Why Corsets Are Expensive
This post is partially a follow-up to something I wrote a long time ago, a post called, “What Is “Reasonable” Pricing?” Even shapeless, off-shore factory produced, polyester fabric and plastic boned corsets are often considered “expensive” by corsetry neophytes in this fast fashion world of Forever 21 and H&M. Well-established corsetieres who have been handcrafting a product for years or decades must deal with scrutiny from fans and customers as they raise their prices to match costs and inflation.
The short answer, of course, is that corsets require specialized skill, equipment, and materials to produce, and as a niche market are done so in low quantities. (If it were upscale food, we’d call it “small batch!”) Ready for more information? Read on.
To briefly recap from that previous post:
…when “cost” of a garment is mentioned, it only covers the labor and materials to make that exact item, and nothing that comes before or after. From there you get the wholesale markup which must cover all the overheads for making any and all garments, including not just space for production and storage of materials but also prototyping and the staff for design, production, and sales reps to retail outlets, fit models, etc. Then the retail markup has to cover all the costs of getting the product to the consumer: the retail sales staff, their shop space, the difference on garments that will eventually be marked down, a margin for damaged or stolen goods, etc.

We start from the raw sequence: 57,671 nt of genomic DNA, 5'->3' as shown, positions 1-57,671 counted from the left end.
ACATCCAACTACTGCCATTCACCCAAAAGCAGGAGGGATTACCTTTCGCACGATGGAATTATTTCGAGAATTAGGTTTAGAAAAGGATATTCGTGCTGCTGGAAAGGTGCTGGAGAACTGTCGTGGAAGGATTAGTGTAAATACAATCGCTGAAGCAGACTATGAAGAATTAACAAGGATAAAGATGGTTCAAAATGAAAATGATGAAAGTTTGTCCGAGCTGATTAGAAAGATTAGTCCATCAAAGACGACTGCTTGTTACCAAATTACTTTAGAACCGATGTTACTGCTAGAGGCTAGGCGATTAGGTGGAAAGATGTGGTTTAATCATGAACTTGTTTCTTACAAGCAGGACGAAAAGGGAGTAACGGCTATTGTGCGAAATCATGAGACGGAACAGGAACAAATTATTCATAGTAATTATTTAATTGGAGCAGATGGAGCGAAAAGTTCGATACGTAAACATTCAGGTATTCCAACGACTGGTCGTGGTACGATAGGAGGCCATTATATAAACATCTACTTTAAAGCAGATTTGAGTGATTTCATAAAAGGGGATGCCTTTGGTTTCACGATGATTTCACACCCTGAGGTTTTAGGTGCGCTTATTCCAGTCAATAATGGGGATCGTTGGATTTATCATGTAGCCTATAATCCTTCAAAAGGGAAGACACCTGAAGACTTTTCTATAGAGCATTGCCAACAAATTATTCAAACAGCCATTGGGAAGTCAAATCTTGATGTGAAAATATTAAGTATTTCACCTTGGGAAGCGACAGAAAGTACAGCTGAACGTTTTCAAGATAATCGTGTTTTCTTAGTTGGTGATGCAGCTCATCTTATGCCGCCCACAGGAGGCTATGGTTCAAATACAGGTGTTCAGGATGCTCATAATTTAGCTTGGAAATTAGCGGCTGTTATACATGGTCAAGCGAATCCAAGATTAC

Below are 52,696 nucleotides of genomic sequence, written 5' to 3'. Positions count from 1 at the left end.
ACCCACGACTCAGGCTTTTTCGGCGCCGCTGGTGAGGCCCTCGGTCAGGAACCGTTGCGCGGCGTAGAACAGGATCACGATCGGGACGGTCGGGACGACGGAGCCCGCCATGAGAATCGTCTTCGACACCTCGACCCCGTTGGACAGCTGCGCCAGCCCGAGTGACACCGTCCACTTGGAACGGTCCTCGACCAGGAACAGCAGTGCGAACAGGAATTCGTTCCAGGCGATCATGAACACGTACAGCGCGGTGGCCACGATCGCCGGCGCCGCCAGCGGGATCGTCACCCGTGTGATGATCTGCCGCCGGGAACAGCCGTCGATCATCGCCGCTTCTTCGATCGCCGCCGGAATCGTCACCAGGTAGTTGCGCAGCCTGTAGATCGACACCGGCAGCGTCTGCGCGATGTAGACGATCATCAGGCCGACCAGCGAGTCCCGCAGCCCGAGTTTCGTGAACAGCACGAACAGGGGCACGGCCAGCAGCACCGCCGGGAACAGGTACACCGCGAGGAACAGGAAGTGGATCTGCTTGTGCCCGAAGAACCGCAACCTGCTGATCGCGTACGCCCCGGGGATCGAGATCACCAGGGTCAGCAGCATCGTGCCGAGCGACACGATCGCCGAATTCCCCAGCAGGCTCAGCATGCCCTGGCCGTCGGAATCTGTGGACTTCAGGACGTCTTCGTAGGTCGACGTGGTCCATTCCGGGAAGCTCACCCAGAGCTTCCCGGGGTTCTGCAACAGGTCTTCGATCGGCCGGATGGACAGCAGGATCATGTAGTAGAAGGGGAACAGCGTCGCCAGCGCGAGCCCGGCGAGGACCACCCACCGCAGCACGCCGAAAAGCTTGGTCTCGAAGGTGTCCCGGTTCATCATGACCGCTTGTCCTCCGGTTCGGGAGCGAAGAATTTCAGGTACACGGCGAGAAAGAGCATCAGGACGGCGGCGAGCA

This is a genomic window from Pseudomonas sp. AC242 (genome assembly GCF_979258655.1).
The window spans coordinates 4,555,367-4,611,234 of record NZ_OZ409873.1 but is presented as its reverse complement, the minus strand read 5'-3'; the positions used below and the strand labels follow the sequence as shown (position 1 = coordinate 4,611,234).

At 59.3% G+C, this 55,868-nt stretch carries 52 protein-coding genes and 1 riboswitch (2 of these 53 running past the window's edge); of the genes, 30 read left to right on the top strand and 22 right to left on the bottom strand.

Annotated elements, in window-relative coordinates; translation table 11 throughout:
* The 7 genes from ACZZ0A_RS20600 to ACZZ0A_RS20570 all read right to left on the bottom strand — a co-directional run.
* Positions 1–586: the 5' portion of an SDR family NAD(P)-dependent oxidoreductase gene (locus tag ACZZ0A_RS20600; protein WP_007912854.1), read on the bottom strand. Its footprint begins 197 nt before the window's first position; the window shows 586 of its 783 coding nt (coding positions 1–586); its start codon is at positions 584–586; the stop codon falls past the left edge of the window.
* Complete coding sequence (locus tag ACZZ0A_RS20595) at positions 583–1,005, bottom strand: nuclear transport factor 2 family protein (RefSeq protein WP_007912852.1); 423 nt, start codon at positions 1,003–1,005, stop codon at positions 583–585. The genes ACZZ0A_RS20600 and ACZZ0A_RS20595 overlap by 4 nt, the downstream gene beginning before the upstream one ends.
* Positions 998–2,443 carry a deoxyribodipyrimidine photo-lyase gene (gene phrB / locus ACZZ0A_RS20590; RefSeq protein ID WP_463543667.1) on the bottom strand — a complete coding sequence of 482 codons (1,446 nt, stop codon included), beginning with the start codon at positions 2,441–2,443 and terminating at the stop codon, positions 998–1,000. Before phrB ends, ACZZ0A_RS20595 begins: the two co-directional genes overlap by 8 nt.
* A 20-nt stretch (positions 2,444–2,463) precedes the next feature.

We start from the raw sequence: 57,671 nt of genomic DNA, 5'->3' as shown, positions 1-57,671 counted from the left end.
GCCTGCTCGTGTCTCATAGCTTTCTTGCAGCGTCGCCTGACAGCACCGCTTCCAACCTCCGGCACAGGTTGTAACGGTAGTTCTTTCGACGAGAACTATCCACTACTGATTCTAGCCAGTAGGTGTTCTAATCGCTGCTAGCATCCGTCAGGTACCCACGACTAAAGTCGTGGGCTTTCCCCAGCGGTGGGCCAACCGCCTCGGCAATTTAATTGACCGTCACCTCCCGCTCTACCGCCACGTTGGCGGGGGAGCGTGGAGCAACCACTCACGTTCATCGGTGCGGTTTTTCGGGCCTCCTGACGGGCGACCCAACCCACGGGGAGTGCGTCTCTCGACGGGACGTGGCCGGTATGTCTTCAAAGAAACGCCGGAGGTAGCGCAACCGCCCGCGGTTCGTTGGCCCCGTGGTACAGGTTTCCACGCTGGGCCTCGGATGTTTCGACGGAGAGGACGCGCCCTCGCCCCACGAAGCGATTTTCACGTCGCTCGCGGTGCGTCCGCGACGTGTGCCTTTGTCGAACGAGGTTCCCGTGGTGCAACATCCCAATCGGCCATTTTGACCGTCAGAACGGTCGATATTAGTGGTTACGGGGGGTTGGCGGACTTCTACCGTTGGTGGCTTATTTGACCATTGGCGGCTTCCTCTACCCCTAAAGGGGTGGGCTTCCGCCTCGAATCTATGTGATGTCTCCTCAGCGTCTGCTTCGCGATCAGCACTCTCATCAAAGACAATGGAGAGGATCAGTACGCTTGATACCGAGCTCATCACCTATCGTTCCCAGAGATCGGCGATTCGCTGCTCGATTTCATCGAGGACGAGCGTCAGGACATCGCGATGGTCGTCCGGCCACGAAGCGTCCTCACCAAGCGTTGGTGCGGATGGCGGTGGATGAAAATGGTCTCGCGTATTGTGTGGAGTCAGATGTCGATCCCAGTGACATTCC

I’ve heard it before: “A friend of a friend is a costumer, she can sew a corset in an hour!” That’s great! It’s probably a corset with really streamlined shape and construction (appropriate for professional costuming), and, more importantly, I bet he or she has sewn a lot of them. As you get better and faster at your job, do you take a pay cut? Of course not — in fact, probably the opposite!
For a basic curvaceous 12 panel construction, even a very good corsetmaker/seamstress probably can’t make more than two corsets in a day on average, and that leaves off design details and finishing. (Ballpark figures here, as every corsetiere’s process is different and how time consuming it is will vary accordingly.)
Corsetmaking specifically requires unique, specialized, or refined skills for various parts of the corsetmaking process. It’s also in fact a form of manual labor that can be taxing on the body. A good fit is vital, and fitting a corset is unlike fitting other garments. And of course, design is both a skill and a talent, for which corsetmakers deserve to be fairly compensated just as architects, interior decorators, graphic designers, illustrators and even fine artists do.
Corsetmakers spend years developing their aesthetic of shape, color, texture, embellishment, and line. Some details, such as flossing, might have low materials cost but be very time consuming or require a lot of focus, making them very expensive in terms of labor. Even getting those skills is expensive. As I mentioned in my last post on pricing, I have two degrees in fashion design that need to be paid off — the sum total is the equivalent of the down payment on a house. A nice one. For those who didn’t go to design school, they may have taken corseting classes, which might have hefty travel costs involved, or at the very least have gone through a lot of materials and man hours hammering out their technique through trial, error, and research.
Sewing any lingerie might require a variety of sewing machines. While most corsets can be constructed with a simple straight stitch sewing machine, finishing the garment requires more industrial equipment. From cutting and tipping bones to setting in eyelets, with that amount of metal hardware, it’s very challenging to have any sort of reasonable production process without the speed and flexibility that hand lever shears and a hand or kick press allow. This equipment also takes up a fair amount of space in either a home or off-site studio, so the price for a corset has to cover the overheads for the space (and electricity and so forth) as well.